On September 11, 2001, Makoto Fujimura was attending an artists' prayer meeting in Uptown Manhattan when he heard of an accident at the Twin Towers, three blocks from where he lived with his family. Jumping on the subway toward his home, he found himself stuck underground, incommunicado for the next two hours while hell broke out in the streets above. He finally emerged to smoke and ash and a flood of fleeing workers. Running against the tide, he reached his studio ten blocks north of Ground Zero, where he found his wife and learned that his three children were safe, covered with ash but spared.

In the weeks that followed, only residents were allowed into the area near Ground Zero. Fujimura found himself talking with shell-shocked neighbors over endless cups of coffee. Many were artists. "There were candles popping up everywhere [as impromptu memorials]. We wanted to do something, too, temporary, authentic, broken, revealing where we were." For Fujimura, those conversations deepened thoughts that had begun with the Columbine disaster. "What is it that we have to deal with, this dehumanized reality that we are living in? What is the role of imagination in that?" One response was TriBeCa Temporary, a space Fujimura created in which local artists could create experimentally to restore wholeness.

Fujimura creates large, shimmering abstract paintings using a traditional Japanese technique called Nihonga. At the age of 13, his family moved from Tokyo to New Jersey, where his father, a linguistic scientist, worked at the storied Bell Labs. "Mako," as Fujimura is known, attributes some of his love of visual communication to the frustration he felt learning English from scratch. Returning to Japan for graduate studies in fine arts, he had to relearn Japanese. While there, he became a Christian.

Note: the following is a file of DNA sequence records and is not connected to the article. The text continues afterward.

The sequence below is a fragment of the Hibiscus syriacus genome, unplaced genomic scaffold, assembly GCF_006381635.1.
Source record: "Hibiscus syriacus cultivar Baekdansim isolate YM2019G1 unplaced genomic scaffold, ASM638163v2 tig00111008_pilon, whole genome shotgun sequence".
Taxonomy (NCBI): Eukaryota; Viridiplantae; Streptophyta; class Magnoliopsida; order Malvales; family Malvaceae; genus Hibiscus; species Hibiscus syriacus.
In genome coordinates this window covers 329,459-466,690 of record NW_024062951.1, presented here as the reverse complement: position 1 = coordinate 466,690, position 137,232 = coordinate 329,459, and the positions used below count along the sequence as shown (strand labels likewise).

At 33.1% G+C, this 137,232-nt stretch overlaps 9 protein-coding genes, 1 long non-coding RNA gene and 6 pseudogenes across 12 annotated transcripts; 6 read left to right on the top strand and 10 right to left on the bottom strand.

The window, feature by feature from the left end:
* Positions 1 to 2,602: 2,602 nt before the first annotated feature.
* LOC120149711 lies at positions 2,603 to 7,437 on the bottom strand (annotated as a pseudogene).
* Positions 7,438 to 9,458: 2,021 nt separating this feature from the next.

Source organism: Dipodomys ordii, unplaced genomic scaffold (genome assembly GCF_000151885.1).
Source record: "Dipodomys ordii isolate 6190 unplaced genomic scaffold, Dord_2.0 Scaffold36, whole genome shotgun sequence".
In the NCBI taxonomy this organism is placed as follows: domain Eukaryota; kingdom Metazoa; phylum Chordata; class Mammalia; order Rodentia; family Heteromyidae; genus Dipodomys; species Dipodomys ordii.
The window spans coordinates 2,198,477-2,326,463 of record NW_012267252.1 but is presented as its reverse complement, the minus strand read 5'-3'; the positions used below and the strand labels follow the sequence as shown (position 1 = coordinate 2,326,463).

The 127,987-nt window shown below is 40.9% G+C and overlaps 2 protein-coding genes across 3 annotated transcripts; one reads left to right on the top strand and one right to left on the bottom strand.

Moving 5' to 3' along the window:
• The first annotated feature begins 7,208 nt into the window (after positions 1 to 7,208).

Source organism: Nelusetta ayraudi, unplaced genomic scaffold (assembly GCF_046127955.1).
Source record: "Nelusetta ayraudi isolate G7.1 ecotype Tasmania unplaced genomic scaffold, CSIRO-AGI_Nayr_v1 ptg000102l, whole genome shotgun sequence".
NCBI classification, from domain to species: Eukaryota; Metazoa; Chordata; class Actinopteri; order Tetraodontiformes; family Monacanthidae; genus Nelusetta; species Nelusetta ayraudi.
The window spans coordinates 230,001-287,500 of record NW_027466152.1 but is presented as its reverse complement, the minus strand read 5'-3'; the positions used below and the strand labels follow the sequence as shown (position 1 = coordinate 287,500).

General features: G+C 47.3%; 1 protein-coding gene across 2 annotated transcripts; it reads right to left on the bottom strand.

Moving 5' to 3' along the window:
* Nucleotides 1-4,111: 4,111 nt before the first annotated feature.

It happened through his art, as he learned to use the gorgeous metallic pigments—gold, silver, azurite, malachite—that Nihonga features. "When it came down to looking at this sublime grace that was flowing out of my own hands," he writes in one essay, "I didn't know how to justify it. … I knew that inside my heart there was no place to put that kind of beauty." His wife had come to personal faith in Christ. She took him to church. In the lives of other Christians, Fujimura saw a space for beauty.

Returning to New York, he experienced immediate success as an artist even though his transparent faith and love for beauty placed him outside the art mainstream. Joining Tim Keller's then fledgling Redeemer Presbyterian Church, Fujimura became an elder and later helped to launch the church plant the Village Church. Fujimura is a prolific essayist and recently published a memoir, River Grace. (Some of his writings, which reflect on literature and society as well as art, can be found at the website makotofujimura.com.)

"I advocate for art in the church, and in the art world I'm advocating for the gospel. I need words to do that." He has launched an organization, the International Arts Movement, to "re-humanize the world."

"Artists are leaders simply because we are in the 'enterprise of persuasion,' " he has written. "With that [comes] great responsibility … to use that persuasive influence to create the 'world that ought to be.' "

Tim Stafford is a CT senior writer.

Related Elsewhere:

Makoto Fujimura's website links to his gallery, blog, and event schedule.

Fujimura wrote about Leonardo da Vinci's The Last Supper for the Christian Vision Project.

This article is the first of five profiles in Christianity Today's cover package on "The New Culture Makers." Andy Crouch argues that our best response to the world is to make something of it.

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